Yale SOM Hosts Five-Day Executive Program at the Beijing Olympics
"East is East and West is West and never the twain shall meet."
Rudyard Kipling wrote this line a century ago, his response to a lifetime spent straddling the intense divide between Europe and Asia. The Yale School of Management used the statement as a jumping off point for a unique five-day executive program in Beijing during the Summer Olympics. Titled the Yale Global Business Leadership Program at the Olympic Games, the series of discussions and lectures brought together more than a hundred CEOs, journalists, and government leaders from around the world, plus some of SOM’s top faculty to discuss the state of global business and the rapidly growing role of China as an economic power.
SOM was the only American business school to hold an executive educational program at the Olympics, a sign of Yale’s long-standing relationship with China and SOM’s unique ability to pull together some of the most important and influential global leaders in business, government, and the media. Speakers included Steve Schwarzman, CEO and founder of Blackstone; Andew Liveris, CEO of Dow; Martin Sorrell, CEO of WPP; Maurice Greenber of CV Starr; Peter Ueberroth, chairman of the United States Olympic Committee; Ji Xiao-An, chairman and CEO of one of China’s largest retail chains; Rui Chenggang, director and anchor for China Central Television; Yale University President Richard Levin; and William Donaldson, former SEC chairman and founding SOM dean. They were joined by senior SOM faculty James Baron, Zhiwu Chen, Ravi Dhar, Jonathan Koppell, Barry Nalebuff, Jeffrey Sonnenfeld, and Victor Vroom.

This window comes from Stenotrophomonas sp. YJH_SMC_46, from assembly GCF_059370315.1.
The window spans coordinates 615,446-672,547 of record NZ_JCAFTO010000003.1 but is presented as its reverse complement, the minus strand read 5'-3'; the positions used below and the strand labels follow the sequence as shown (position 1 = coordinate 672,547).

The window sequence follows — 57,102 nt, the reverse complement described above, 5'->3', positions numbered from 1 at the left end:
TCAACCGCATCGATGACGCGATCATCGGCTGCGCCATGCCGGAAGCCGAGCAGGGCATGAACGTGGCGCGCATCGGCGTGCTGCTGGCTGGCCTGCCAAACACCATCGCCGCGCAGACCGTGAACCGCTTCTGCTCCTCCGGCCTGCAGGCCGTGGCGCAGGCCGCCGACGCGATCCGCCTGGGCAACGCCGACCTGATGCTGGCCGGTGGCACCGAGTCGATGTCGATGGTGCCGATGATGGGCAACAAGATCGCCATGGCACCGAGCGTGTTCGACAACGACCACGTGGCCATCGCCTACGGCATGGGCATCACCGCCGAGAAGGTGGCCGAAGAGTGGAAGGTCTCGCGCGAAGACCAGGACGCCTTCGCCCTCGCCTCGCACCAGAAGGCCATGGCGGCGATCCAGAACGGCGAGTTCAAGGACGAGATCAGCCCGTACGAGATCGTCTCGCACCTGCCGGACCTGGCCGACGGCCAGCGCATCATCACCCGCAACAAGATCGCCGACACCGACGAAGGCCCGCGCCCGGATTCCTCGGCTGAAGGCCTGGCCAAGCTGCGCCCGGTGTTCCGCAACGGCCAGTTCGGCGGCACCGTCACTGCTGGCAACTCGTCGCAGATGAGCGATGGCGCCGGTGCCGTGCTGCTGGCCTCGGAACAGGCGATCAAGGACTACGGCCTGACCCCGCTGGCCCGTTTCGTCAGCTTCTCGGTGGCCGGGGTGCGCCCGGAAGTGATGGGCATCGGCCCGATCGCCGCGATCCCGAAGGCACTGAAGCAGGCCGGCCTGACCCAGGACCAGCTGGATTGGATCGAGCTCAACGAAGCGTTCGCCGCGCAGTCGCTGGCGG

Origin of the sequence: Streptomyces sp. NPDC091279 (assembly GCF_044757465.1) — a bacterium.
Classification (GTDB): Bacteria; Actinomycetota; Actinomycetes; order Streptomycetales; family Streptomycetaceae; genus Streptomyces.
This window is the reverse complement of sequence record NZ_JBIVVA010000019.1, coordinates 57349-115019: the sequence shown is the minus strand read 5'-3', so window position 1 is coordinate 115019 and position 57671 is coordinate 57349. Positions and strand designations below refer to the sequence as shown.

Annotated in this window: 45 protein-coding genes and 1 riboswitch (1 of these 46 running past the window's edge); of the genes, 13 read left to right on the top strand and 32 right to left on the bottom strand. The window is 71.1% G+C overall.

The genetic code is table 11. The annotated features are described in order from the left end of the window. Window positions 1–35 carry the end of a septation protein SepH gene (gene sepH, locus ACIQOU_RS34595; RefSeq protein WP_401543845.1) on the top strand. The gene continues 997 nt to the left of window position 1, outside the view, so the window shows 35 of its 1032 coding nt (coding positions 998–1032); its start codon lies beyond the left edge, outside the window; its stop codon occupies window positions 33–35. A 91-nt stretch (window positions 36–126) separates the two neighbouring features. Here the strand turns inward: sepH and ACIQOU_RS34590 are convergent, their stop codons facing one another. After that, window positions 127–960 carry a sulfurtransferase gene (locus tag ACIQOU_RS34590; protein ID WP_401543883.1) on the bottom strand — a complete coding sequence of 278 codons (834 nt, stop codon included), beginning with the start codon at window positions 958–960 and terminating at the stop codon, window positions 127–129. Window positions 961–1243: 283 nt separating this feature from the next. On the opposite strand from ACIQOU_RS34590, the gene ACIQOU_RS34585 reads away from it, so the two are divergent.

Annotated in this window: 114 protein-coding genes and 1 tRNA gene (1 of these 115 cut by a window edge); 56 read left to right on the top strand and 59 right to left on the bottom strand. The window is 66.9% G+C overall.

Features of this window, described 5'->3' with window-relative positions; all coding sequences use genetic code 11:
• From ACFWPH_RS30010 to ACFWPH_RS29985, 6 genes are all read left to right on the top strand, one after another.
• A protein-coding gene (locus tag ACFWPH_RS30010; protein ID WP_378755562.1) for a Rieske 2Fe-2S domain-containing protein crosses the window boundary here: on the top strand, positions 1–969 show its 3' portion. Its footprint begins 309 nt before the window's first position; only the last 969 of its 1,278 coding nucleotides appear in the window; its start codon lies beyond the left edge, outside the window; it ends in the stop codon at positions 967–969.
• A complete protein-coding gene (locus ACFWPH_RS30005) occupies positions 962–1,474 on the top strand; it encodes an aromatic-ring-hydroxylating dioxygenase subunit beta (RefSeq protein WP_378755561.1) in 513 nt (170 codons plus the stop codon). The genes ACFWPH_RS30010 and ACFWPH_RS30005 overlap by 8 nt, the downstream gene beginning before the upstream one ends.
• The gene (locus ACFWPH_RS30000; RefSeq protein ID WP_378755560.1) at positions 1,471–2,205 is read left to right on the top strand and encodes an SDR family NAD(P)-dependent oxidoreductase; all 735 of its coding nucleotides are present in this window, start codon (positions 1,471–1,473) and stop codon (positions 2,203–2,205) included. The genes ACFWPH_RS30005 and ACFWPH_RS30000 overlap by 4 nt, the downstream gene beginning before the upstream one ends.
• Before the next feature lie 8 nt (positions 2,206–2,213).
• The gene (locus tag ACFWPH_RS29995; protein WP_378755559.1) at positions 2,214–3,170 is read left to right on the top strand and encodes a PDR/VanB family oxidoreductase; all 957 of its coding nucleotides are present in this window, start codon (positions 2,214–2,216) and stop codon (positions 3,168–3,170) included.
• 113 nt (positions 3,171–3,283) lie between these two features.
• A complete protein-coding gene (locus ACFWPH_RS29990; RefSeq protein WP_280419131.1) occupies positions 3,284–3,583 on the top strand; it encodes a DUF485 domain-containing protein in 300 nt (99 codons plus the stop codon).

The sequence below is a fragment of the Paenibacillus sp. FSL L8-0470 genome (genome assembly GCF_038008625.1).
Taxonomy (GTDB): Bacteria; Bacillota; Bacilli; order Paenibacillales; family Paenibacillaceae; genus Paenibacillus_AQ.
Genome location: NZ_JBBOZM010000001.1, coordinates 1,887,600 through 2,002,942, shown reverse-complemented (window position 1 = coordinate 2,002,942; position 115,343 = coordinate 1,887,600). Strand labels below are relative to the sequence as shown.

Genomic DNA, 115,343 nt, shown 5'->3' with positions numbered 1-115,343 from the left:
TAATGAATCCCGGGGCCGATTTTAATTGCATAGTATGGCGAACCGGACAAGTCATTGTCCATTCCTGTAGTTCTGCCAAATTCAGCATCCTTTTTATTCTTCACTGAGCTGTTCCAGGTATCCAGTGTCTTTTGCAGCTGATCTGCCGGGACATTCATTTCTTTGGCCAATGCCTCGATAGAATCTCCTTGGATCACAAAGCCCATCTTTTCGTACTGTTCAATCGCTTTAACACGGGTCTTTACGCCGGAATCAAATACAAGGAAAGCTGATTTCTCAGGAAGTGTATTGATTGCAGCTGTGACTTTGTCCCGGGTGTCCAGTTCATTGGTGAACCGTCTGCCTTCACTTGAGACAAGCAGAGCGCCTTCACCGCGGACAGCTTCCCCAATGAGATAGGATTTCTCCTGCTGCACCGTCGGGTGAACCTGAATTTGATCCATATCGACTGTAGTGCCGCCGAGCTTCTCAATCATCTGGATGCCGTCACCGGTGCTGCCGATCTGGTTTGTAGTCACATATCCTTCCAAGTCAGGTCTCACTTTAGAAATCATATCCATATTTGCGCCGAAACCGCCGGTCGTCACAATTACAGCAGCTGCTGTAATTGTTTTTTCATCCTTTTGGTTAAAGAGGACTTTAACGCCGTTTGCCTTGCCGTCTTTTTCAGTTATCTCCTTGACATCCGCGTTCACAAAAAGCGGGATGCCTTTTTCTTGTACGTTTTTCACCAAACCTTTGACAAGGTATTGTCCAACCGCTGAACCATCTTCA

Bill Crocker, executive director for corporate education at Yale SOM, said the idea had initially been to run one of the Chief Executive Leadership Institute Summits, day-long discussions for top corporate leaders that have been held twice a year since 1989. “But we decided to take it a step further and create a full curriculum utilizing Yale SOM faculty," he said. "We saw an opportunity to create something truly memorable and rewarding for all involved."
With the Olympics as a metaphor, discussions and panels explored the history of China and what it means for its future; leadership styles and how culture influences leadership; the steady conversion of Chinese state-owned enterprises and its implications for foreign investment; the influence of technology on creating brands across cultures; and mitigating the social impact of globalization. Sonnenfeld, senior associate dean for executive programs and the Lester Crown Professor of Management Practice, said the unique setting allowed for a level of discussion that went much deeper than anyone had expected. "There is something special about China’s new role in the world order" he said. "It really is a center for commercial opportunity, social impact, and controversy, as well as for diplomatic promise. I was struck by how candid speakers were on all the panels. They talked not just about their triumphs, but their setbacks as well. The Olympics proved a magnet for tremendously influential leaders and a catalyst for authentic educational discussions. It created the perfect learning opportunity to blend scholarly insight and the leadership frontiers of global commerce."